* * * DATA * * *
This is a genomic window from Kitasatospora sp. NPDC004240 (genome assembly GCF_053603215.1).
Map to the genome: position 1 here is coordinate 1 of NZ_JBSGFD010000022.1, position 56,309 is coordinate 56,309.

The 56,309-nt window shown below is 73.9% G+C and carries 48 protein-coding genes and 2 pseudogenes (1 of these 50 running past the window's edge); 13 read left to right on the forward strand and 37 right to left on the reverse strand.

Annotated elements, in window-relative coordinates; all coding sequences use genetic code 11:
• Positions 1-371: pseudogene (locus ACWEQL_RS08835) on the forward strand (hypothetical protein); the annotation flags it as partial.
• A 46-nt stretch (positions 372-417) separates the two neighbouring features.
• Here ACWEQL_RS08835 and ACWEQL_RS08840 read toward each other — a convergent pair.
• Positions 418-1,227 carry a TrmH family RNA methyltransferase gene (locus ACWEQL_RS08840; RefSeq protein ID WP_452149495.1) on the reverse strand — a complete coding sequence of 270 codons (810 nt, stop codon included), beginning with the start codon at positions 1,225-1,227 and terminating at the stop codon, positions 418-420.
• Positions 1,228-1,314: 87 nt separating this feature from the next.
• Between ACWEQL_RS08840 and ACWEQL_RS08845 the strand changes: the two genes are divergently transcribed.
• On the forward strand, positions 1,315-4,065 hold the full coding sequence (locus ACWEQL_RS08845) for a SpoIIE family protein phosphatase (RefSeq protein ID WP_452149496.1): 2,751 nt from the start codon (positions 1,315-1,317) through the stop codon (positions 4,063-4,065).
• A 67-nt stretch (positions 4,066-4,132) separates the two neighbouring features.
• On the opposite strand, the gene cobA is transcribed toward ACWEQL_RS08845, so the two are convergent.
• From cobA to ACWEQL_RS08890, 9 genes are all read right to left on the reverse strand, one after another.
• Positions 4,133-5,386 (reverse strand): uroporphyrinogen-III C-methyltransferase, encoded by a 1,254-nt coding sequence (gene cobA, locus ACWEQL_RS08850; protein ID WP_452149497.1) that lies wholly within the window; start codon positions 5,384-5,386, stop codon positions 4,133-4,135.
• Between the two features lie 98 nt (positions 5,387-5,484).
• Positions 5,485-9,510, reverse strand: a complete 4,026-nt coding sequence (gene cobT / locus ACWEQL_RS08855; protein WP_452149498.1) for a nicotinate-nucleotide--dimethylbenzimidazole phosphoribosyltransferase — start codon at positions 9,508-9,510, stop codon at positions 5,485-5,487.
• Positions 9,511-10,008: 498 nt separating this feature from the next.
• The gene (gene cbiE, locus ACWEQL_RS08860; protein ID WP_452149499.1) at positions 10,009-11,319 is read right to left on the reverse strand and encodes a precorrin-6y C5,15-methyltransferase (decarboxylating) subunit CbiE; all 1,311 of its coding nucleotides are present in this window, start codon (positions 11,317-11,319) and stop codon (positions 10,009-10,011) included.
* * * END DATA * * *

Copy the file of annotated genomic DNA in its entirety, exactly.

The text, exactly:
This is a genomic window from Kitasatospora sp. NPDC004240 (genome assembly GCF_053603215.1).
Map to the genome: position 1 here is coordinate 1 of NZ_JBSGFD010000022.1, position 56,309 is coordinate 56,309.

The 56,309-nt window shown below is 73.9% G+C and carries 48 protein-coding genes and 2 pseudogenes (1 of these 50 running past the window's edge); 13 read left to right on the forward strand and 37 right to left on the reverse strand.

Annotated elements, in window-relative coordinates; all coding sequences use genetic code 11:
• Positions 1-371: pseudogene (locus ACWEQL_RS08835) on the forward strand (hypothetical protein); the annotation flags it as partial.
• A 46-nt stretch (positions 372-417) separates the two neighbouring features.
• Here ACWEQL_RS08835 and ACWEQL_RS08840 read toward each other — a convergent pair.
• Positions 418-1,227 carry a TrmH family RNA methyltransferase gene (locus ACWEQL_RS08840; RefSeq protein ID WP_452149495.1) on the reverse strand — a complete coding sequence of 270 codons (810 nt, stop codon included), beginning with the start codon at positions 1,225-1,227 and terminating at the stop codon, positions 418-420.
• Positions 1,228-1,314: 87 nt separating this feature from the next.
• Between ACWEQL_RS08840 and ACWEQL_RS08845 the strand changes: the two genes are divergently transcribed.
• On the forward strand, positions 1,315-4,065 hold the full coding sequence (locus ACWEQL_RS08845) for a SpoIIE family protein phosphatase (RefSeq protein ID WP_452149496.1): 2,751 nt from the start codon (positions 1,315-1,317) through the stop codon (positions 4,063-4,065).
• A 67-nt stretch (positions 4,066-4,132) separates the two neighbouring features.
• On the opposite strand, the gene cobA is transcribed toward ACWEQL_RS08845, so the two are convergent.
• From cobA to ACWEQL_RS08890, 9 genes are all read right to left on the reverse strand, one after another.
• Positions 4,133-5,386 (reverse strand): uroporphyrinogen-III C-methyltransferase, encoded by a 1,254-nt coding sequence (gene cobA, locus ACWEQL_RS08850; protein ID WP_452149497.1) that lies wholly within the window; start codon positions 5,384-5,386, stop codon positions 4,133-4,135.
• Between the two features lie 98 nt (positions 5,387-5,484).
• Positions 5,485-9,510, reverse strand: a complete 4,026-nt coding sequence (gene cobT / locus ACWEQL_RS08855; protein WP_452149498.1) for a nicotinate-nucleotide--dimethylbenzimidazole phosphoribosyltransferase — start codon at positions 9,508-9,510, stop codon at positions 5,485-5,487.
• Positions 9,511-10,008: 498 nt separating this feature from the next.
• The gene (gene cbiE, locus ACWEQL_RS08860; protein ID WP_452149499.1) at positions 10,009-11,319 is read right to left on the reverse strand and encodes a precorrin-6y C5,15-methyltransferase (decarboxylating) subunit CbiE; all 1,311 of its coding nucleotides are present in this window, start codon (positions 11,317-11,319) and stop codon (positions 10,009-10,011) included.